Veoh – Online TV and Video Service

5 03 2009

Casey Gotcher – Austin, Tx

What is Veoh?

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Veoh is an online video service that aggregates content from several big TV networks and studio, as well as content sites like Hulu, and YouTube.  They also give you the ability to customize your entertainment experience, by allowing you to select “Interests,” “Favorites,” “Quick Lists,” and “Friend Lists.”  All of this makes it easy and interesting to create customized viewing lists.  I found it easy to use and worth while.  I have not activated the “Friends” feature yet, because I am not aware of any of my friends currently using this service, but I see what they are trying to do with it, and find it somewhat interesting.  Below are the basic elements of the Veoh service.

  • Veoh.com: Video portal, where you can access millions of videos from major content publishers like CBS, ABC, WB, MTV Networks, ESPN, Sony/BMG and Lions Gate.  In addition, you can access other video sites like YouTube and Hulu, as well as independent filmmakers and content producers.
  • Veoh Video Compass™: Is a browser add-on that instantly generates relevant online video recommendations as you visit popular sites on the web.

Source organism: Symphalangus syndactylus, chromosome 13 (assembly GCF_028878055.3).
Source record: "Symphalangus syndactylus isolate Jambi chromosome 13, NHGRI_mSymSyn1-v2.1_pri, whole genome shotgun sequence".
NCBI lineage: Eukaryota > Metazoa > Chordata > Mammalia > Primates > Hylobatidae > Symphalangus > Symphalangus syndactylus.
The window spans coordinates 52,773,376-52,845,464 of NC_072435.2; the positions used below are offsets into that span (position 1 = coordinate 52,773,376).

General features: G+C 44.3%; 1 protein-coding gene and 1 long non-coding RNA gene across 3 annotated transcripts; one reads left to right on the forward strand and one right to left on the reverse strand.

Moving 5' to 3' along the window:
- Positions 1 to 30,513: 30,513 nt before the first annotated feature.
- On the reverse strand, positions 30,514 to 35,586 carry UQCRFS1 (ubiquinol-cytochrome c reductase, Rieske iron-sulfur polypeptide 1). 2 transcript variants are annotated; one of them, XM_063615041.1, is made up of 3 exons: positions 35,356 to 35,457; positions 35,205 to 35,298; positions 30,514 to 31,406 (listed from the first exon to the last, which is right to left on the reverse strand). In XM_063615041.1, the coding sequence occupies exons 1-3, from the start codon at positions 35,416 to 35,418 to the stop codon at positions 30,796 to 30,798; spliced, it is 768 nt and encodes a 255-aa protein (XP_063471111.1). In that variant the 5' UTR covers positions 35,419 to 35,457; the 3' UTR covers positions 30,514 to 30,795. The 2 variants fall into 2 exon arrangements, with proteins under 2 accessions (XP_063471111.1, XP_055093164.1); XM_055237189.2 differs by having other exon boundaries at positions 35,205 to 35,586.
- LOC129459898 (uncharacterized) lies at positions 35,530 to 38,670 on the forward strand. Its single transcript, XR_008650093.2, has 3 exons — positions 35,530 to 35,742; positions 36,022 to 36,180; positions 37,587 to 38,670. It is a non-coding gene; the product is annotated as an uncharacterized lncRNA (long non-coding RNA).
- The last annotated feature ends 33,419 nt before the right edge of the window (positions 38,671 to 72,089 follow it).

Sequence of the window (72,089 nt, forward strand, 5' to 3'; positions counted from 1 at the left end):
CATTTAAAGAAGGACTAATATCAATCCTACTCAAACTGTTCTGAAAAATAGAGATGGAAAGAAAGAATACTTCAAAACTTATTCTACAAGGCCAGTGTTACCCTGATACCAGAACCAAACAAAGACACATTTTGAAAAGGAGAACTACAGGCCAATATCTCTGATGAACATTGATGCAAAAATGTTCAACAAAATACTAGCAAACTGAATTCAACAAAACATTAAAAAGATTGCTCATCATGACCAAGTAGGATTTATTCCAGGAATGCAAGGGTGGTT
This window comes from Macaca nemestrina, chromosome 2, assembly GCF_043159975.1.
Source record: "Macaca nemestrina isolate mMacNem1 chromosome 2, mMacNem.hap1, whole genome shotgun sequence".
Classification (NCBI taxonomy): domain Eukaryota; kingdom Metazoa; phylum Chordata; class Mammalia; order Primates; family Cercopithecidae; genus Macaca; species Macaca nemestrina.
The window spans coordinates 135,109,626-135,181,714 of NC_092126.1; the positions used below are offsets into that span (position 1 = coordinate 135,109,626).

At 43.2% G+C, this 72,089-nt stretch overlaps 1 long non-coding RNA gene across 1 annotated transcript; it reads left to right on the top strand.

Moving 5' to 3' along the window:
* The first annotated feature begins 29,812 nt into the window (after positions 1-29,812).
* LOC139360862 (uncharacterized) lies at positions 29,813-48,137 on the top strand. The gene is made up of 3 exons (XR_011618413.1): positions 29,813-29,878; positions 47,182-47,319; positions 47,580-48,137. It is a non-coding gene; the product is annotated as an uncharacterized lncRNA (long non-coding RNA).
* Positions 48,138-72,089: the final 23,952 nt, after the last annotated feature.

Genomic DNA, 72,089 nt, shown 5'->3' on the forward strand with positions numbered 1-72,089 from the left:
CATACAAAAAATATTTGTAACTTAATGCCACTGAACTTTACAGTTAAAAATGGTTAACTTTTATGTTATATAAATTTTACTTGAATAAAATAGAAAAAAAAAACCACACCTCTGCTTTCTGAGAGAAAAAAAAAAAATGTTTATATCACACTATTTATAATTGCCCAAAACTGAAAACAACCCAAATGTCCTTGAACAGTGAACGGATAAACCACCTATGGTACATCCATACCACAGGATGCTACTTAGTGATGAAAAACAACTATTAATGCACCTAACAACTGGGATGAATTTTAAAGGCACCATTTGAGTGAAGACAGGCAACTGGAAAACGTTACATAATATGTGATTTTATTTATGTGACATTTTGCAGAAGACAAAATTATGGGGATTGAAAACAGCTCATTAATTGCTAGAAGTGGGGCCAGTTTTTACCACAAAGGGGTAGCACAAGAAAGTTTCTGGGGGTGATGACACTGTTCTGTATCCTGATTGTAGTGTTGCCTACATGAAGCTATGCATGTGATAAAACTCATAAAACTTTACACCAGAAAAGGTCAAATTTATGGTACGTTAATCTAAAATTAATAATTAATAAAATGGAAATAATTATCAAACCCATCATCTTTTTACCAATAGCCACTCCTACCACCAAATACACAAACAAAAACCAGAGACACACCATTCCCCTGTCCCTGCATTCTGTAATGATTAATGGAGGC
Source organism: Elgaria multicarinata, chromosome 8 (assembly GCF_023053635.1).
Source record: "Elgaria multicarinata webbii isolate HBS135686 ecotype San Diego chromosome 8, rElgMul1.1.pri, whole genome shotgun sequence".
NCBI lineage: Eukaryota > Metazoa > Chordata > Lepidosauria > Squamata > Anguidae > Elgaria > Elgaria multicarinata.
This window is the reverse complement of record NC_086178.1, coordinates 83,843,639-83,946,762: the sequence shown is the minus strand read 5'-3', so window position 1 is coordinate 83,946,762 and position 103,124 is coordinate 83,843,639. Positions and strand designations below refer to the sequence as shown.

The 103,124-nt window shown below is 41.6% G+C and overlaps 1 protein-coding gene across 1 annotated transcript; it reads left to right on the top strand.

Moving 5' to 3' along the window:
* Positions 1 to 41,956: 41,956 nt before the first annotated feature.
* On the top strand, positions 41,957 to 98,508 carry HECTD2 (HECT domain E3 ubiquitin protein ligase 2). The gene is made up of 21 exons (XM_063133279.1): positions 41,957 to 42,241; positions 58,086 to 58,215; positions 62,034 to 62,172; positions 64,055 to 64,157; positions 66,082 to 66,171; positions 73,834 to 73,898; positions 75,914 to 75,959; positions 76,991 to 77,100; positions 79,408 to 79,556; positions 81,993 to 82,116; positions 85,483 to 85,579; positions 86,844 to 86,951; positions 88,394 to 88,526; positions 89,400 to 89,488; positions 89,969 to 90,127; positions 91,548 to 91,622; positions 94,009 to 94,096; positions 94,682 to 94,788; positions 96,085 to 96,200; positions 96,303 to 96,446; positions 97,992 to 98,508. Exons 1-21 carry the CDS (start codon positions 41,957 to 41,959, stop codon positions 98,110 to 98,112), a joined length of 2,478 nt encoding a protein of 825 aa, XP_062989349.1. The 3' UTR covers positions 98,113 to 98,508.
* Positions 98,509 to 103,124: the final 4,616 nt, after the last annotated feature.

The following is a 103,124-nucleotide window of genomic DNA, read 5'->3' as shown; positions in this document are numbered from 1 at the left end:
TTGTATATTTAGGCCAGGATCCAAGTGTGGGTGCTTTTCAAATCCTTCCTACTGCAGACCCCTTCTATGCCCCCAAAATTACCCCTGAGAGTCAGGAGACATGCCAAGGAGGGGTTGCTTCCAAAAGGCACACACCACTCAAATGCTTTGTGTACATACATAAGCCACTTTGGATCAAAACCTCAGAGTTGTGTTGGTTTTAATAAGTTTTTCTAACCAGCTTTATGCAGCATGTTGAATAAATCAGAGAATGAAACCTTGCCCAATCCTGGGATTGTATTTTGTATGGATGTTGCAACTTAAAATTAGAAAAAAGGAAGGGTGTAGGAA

• Veoh for iPhone: Veoh is also available on the iPhone and the iPod Touch. Simply navigate to Veoh.com and they will automatically route you to the iPhone/iPod Touch web application.
  • Veoh Web Player: A lightweight, downloadable application that allows you to watch full-length videos directly in your browser, download videos from Veoh and other popular video sites for offline viewing, and organize your videos in a library to watch later.

Who can post content to Veoh?

Anyone can post on Veoh.  This includes average people and content creators alike.  They also offer publisher optimization tools, to allow content owners/publishers to build their audience.

How is Veoh different from Hulu?

Based on how I would categorize the two services, I tend to see Hulu as more of a content licensor, and Veoh is more of a content aggregator.  What I mean by this is, when you watch shows from Hulu, they tend to be streamed by Hulu, in a Hulu interface.  Some times this is the case with Veoh, especially with the independent and user generated content.  With regards to the Big Studio and Network TV content, you will often see it streaming from Hulu, in their interface (such as Heroes) or directly from the Network itself, as is the case with Lost (using ABC’s proprietary player).

This might make you ask, why do I need Veoh then, if they are getting most of the relevant content I care about from Hulu, YouTube, or the Networks themselves?  Very good question.  I am not sure I can convince you that you do need them.

What I will say, is they offer an overall service that some will find interesting.  In addition to showing you an episode of “The Office,” they can also show you related content, which was either uploaded to their site, or possibly YouTube.  This could be outtakes, user generated videos, or something else.

They also offer music videos, which some might find useful.  In some cases they give you the ability to download content, although don’t expect to download an episode of Heroes.